Human memory is more amazing than you think; it is how you know who you are. Human memories can last a lifetime and can be of infinite capacity. It is astounding how people remember very minor irrelevant facts of someone else’s lives with clarity, but forget their spouse’s birthday. How and why people forget is also fascinating in a myriad of ways. University provides opportunities for both gaining and acquiring certain memories.
Below are examples of the ways that memories can be enhanced and diminished:
Korsakoff’s syndrome is an illness caused by severe alcoholism. Symptoms include memory loss, confused memories (gaps in memories are filled in by wrong associations), apathy, and lack of insight.
However, interestingly enough, there is a study that showed the positive effects of alcohol on memory. Psychologists skillfully demonstrated that if a person hid something when drunk, they were able to find the thing easier when drunk. Unfortunately, this is an experiment on your physical state, as opposed to suggesting in any way that drinking more will help you remember better. What the experiment shows is that being in the same physical state prompts people to remember.
Suggestion: Drink in moderation (but if you do hide your possessions when drunk, it’ll be easier to find them when drunk again, so mindfully note the physical state you’re in).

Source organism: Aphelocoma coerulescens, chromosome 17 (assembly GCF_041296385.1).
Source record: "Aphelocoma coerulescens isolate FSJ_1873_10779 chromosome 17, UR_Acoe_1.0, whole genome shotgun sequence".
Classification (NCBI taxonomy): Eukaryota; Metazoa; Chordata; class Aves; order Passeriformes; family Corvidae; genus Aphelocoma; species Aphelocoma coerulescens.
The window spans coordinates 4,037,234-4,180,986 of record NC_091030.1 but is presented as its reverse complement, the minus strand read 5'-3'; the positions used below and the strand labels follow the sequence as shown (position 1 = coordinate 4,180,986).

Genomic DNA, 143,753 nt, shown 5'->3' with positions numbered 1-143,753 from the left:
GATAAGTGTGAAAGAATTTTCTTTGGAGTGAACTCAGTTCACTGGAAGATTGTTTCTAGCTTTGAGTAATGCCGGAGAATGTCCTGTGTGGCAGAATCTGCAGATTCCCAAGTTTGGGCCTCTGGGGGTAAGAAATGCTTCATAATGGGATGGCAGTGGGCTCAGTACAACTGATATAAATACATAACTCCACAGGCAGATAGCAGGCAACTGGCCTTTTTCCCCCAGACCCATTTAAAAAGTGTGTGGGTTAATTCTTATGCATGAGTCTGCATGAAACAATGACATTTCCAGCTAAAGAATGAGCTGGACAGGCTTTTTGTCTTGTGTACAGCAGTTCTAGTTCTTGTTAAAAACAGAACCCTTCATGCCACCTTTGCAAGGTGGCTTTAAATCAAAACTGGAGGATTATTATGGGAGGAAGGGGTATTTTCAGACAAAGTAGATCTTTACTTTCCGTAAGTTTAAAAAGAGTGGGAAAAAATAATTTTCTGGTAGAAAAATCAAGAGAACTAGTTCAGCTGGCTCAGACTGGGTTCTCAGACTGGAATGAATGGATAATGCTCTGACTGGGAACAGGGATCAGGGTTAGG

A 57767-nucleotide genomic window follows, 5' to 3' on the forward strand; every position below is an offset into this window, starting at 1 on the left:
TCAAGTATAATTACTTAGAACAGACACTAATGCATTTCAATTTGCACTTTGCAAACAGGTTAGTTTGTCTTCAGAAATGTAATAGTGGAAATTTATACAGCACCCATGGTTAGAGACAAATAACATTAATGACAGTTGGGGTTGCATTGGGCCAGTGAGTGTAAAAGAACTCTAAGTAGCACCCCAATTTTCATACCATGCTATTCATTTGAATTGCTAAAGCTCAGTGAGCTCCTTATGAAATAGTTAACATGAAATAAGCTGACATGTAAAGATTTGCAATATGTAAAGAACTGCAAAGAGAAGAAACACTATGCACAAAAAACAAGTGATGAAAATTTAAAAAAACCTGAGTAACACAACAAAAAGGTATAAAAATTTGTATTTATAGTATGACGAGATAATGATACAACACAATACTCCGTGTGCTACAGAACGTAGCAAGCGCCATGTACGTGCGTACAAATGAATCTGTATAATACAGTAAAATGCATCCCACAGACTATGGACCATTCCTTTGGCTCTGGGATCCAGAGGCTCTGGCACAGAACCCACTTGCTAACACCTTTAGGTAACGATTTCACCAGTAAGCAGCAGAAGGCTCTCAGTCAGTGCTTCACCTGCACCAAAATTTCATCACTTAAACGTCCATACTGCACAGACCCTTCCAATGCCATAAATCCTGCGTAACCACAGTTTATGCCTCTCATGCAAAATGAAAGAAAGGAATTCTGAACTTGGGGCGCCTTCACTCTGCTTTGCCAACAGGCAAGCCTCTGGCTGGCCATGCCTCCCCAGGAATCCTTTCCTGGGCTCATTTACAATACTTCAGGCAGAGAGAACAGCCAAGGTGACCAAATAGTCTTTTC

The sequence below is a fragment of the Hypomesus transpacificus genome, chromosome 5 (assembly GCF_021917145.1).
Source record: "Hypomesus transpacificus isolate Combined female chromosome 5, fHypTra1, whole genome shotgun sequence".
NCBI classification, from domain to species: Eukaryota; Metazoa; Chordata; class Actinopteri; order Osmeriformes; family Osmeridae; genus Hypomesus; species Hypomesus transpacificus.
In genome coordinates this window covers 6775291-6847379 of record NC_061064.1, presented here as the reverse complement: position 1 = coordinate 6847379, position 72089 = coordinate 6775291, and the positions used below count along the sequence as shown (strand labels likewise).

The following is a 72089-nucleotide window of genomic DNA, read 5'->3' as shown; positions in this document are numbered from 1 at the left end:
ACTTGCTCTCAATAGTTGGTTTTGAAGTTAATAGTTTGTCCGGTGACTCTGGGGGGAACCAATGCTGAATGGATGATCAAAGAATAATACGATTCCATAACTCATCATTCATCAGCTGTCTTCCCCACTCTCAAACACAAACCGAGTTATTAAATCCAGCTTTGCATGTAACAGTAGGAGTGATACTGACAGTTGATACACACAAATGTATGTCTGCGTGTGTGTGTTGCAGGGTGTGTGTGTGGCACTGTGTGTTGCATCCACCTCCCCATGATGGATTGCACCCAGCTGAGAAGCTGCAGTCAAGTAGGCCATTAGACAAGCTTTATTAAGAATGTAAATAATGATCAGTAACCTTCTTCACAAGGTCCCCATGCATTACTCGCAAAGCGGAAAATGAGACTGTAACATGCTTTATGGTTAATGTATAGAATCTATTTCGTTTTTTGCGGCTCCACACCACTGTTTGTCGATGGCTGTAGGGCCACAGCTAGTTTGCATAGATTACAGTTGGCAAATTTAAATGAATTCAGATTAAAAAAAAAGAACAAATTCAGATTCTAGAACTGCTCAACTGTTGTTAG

Being in the same state helps people to remember. Memories are affected by both the internal state and the outside context. Psychologists have investigated context-dependent memories for decades. Here is one of the most well-known and creative studies: the researchers tested subjects’ memory for words learned on the beach and underwater (of course, where else do you usually study a word list, right?) The results showed that people remembered words better underwater if they’d also learnt them underwater.
However, your context or state can also hinder memories. For instance, the context could distract you. Imagine being in an exam and being placed in your usual classroom where you’d learnt various amounts of material. But before the exam, you’d crammed new knowledge into your head. The context of the room is going to trigger old facts you’d learnt there but not new facts that are useful for the exam, as you’d learnt them at home.
Suggestion: Study and have exams in the same room. Drink water when studying and when being examined.
Dedicated students like to stay up all night and sleep in the day. Or just not sleep. And that’s totally cool, part of the lifestyle, isn’t it? Research tells us that sleeping improves memory as memories are consolidated during sleep. Also, different types of sleep enhance different memories. Sleep deprivation, in its turn, has a negative effect on remembering, as shown in a study where word recognition was reduced after 24 hours of sleep deprivation but improved after getting enough sleep.
Suggestion: Get your seven hours of sleep if you can. If you can’t, have a power nap. It worked for Thatcher, don’t see why it shouldn’t work for students.
Caffeine has been shown to decrease depression and improve retention in rats (Attention: generalise to humans with caution). An interesting study on caffeine showed that caffeine and weed do not mix. After giving both substances to rats, their memories worsened. The caffeine made the memory-reducing effect of cannabis even stronger.
Suggestion: Drinking a cup of coffee a day is probably all right. Don’t take weed with your cappuccino. Feel like experimenting? Find some rats.
Dr Elizabeth Kaplunov is a chartered psychologist who evaluates projects about health technology for disabled and vulnerable people.
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